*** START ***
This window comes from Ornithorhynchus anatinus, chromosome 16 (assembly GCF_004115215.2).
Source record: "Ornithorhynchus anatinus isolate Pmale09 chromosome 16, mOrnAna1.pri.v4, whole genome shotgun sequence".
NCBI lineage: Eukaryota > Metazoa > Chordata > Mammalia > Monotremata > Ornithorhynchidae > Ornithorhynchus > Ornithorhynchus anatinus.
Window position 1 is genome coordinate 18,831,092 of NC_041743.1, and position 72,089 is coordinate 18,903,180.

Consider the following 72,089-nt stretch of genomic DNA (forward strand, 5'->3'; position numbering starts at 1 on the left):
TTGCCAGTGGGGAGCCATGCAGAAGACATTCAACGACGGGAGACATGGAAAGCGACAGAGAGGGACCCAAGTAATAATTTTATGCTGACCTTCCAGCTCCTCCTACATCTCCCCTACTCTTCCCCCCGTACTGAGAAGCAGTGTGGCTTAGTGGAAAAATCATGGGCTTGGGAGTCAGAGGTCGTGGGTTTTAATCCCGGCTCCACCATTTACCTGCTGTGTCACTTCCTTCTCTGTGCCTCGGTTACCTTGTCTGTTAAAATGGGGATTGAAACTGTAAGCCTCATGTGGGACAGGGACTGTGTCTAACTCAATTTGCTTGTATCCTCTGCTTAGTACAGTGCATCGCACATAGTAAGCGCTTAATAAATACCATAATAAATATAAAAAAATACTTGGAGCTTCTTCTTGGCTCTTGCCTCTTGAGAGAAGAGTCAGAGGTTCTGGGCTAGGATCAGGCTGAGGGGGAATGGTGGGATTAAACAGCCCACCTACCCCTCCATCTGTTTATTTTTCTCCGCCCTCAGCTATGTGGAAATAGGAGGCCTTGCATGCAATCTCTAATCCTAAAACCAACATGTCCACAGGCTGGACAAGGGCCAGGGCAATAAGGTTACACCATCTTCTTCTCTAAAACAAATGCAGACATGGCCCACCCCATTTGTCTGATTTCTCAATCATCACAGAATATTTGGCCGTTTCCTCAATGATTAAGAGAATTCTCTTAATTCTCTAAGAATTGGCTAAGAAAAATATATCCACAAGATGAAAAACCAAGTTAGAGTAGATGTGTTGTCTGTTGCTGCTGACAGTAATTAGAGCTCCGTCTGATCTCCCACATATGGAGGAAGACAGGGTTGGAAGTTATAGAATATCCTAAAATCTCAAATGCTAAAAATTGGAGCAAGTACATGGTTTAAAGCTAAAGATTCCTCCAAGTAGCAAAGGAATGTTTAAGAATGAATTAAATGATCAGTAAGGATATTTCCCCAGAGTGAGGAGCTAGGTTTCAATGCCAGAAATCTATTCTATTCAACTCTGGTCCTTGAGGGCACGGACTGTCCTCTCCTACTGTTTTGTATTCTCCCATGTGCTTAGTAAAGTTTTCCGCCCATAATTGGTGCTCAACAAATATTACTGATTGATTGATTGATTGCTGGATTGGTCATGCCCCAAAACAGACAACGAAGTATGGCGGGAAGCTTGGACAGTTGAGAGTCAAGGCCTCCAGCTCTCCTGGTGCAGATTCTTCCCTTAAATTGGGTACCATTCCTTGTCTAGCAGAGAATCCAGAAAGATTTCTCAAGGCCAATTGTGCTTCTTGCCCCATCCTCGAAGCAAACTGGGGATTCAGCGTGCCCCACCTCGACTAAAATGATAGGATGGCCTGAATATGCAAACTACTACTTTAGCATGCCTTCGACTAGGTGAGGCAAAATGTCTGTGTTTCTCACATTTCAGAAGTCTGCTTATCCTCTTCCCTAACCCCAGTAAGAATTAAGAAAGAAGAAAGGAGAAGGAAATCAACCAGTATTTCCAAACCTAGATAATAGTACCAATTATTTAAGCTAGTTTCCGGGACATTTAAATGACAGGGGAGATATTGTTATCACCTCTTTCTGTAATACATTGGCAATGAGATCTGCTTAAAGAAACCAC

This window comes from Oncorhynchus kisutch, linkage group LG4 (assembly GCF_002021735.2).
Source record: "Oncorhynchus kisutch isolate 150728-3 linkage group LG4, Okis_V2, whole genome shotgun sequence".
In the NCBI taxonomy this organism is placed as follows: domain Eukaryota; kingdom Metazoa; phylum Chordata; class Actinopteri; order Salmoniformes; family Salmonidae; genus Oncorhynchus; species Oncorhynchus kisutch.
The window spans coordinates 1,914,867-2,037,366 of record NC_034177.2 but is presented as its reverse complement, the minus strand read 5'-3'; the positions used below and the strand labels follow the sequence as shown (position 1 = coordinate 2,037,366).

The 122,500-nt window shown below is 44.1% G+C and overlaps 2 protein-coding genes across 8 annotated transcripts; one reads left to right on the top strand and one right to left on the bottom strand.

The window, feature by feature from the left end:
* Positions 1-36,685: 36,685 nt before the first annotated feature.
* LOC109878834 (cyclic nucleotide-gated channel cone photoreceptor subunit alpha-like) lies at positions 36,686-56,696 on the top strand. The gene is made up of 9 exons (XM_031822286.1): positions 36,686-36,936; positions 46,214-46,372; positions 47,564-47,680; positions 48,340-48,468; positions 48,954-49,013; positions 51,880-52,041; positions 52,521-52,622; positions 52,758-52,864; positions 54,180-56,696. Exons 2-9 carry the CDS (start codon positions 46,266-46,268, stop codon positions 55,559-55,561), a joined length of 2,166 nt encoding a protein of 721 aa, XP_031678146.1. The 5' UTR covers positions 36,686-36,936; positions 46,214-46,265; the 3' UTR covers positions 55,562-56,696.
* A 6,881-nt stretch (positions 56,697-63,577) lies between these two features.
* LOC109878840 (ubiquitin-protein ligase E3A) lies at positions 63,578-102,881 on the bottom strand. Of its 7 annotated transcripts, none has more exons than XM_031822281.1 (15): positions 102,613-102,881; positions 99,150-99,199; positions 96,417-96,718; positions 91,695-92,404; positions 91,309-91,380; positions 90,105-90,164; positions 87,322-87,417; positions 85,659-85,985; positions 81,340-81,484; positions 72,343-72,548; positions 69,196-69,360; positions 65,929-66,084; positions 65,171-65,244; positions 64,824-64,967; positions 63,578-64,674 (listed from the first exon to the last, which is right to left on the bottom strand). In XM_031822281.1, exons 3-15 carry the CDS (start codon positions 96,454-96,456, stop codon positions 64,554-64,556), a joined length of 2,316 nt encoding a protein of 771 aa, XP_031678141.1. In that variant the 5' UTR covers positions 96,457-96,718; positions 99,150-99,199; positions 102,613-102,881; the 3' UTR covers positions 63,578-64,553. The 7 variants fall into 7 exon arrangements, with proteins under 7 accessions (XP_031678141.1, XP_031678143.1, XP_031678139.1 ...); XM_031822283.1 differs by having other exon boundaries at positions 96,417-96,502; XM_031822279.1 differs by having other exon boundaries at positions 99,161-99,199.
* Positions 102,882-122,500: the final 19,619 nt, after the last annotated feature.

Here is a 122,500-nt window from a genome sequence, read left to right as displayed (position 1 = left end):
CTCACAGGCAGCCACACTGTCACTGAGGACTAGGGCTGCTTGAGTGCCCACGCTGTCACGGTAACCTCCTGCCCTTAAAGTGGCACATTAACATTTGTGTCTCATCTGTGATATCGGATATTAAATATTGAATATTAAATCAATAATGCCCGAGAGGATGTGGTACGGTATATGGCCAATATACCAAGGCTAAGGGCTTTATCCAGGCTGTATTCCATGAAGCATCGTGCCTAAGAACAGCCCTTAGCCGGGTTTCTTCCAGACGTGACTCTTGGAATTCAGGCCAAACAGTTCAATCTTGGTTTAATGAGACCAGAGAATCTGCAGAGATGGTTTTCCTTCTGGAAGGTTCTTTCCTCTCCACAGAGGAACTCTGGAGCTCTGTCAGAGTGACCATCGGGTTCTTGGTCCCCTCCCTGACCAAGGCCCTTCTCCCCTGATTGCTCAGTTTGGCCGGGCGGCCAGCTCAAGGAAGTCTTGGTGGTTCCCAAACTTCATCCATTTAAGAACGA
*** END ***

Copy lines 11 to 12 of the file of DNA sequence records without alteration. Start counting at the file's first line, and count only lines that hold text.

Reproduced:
The 122,500-nt window shown below is 44.1% G+C and overlaps 2 protein-coding genes across 8 annotated transcripts; one reads left to right on the top strand and one right to left on the bottom strand.

The window, feature by feature from the left end: